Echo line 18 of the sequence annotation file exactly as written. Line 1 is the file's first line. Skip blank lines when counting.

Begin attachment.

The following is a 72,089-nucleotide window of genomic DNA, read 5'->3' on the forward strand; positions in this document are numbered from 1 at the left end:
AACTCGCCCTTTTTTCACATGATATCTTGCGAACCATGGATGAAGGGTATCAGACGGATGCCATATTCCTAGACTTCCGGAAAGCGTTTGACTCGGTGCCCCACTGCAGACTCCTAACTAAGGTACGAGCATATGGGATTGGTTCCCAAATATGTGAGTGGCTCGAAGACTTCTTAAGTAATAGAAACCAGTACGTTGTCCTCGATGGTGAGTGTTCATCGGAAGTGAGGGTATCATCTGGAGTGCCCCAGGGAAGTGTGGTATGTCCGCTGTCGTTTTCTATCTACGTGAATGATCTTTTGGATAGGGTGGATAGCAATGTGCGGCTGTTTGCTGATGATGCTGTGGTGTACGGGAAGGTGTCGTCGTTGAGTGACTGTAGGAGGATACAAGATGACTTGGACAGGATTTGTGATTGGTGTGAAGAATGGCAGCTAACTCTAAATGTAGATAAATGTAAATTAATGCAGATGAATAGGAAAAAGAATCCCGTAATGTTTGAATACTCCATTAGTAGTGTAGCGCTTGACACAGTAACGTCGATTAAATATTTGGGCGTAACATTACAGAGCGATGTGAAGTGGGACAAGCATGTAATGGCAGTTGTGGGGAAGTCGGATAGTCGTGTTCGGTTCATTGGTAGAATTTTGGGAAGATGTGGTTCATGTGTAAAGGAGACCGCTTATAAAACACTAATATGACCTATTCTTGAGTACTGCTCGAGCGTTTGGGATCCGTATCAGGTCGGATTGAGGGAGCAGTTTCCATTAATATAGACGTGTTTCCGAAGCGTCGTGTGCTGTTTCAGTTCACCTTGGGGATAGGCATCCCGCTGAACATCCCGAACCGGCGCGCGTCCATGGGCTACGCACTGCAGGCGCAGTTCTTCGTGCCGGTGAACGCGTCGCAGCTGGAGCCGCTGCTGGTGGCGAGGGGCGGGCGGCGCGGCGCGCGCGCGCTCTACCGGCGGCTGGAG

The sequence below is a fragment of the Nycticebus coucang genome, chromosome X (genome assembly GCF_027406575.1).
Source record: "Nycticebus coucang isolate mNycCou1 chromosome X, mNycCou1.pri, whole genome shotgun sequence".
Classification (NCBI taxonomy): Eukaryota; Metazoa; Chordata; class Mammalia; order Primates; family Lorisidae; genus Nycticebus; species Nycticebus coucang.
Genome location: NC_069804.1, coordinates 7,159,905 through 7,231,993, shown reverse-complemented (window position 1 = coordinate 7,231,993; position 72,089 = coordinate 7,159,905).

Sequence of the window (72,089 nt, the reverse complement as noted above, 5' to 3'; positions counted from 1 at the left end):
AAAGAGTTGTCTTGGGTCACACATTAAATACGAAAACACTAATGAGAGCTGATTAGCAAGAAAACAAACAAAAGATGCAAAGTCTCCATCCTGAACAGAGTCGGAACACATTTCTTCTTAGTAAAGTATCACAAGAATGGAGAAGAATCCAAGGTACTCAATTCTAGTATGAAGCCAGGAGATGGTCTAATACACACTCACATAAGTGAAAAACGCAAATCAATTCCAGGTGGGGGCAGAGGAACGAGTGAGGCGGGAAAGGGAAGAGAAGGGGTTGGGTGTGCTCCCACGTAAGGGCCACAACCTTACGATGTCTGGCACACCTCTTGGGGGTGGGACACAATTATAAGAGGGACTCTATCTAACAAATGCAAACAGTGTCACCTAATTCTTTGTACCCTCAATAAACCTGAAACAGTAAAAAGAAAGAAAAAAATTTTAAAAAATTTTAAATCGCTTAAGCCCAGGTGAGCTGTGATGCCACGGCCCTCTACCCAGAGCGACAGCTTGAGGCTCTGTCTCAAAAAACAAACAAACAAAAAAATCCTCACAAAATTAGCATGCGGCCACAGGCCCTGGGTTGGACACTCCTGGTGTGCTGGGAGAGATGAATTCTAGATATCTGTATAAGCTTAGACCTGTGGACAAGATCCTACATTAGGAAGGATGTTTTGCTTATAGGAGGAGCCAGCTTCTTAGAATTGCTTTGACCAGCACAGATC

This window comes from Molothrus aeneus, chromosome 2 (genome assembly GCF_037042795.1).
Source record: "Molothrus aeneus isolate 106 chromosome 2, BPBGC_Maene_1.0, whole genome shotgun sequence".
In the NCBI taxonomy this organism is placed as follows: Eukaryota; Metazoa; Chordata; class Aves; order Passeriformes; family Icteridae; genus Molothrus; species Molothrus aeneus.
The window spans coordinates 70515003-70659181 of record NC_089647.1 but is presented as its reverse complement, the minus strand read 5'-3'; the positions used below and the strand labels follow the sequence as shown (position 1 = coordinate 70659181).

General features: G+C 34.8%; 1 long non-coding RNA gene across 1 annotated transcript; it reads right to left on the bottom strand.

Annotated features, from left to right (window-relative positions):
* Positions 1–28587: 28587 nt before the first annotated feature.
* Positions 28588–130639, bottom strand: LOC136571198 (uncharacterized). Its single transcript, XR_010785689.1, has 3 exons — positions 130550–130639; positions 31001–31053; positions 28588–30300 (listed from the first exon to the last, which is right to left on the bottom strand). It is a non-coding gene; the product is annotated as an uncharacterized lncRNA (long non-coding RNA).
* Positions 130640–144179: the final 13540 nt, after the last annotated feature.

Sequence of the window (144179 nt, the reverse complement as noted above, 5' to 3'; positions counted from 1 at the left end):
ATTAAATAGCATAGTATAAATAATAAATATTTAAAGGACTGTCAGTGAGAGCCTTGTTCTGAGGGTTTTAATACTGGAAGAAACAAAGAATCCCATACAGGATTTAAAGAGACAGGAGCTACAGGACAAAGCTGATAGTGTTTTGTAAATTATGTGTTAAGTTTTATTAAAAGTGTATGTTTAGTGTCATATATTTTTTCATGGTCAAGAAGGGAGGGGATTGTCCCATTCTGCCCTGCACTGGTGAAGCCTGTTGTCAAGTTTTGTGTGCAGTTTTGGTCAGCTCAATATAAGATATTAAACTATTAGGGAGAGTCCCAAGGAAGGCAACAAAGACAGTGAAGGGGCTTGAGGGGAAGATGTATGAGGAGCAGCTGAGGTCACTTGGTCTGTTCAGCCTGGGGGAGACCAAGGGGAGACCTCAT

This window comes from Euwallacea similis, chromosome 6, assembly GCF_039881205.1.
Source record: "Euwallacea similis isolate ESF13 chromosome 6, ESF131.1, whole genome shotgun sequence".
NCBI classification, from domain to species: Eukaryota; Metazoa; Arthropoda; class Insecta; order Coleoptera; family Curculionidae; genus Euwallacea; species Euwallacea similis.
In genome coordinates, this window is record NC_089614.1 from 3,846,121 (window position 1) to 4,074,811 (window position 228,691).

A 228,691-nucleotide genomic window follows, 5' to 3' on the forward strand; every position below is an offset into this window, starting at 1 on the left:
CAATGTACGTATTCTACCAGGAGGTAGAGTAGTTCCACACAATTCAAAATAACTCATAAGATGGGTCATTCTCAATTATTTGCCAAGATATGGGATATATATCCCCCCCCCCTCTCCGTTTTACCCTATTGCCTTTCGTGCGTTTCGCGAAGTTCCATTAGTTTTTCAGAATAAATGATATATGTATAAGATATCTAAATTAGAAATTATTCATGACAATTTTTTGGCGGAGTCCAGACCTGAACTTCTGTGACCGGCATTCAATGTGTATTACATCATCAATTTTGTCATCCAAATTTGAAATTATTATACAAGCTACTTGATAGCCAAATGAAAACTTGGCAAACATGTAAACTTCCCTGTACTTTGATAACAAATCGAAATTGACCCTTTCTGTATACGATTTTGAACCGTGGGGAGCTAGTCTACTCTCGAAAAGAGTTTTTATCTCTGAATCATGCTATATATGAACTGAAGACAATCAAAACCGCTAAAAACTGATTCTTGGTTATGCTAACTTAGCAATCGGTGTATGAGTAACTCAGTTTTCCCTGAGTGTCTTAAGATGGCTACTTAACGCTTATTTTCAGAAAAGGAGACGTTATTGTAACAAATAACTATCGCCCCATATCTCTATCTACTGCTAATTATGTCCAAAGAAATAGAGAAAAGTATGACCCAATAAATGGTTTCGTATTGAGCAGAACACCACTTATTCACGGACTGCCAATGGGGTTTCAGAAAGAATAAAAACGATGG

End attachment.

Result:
Sequence of the window (144179 nt, the reverse complement as noted above, 5' to 3'; positions counted from 1 at the left end):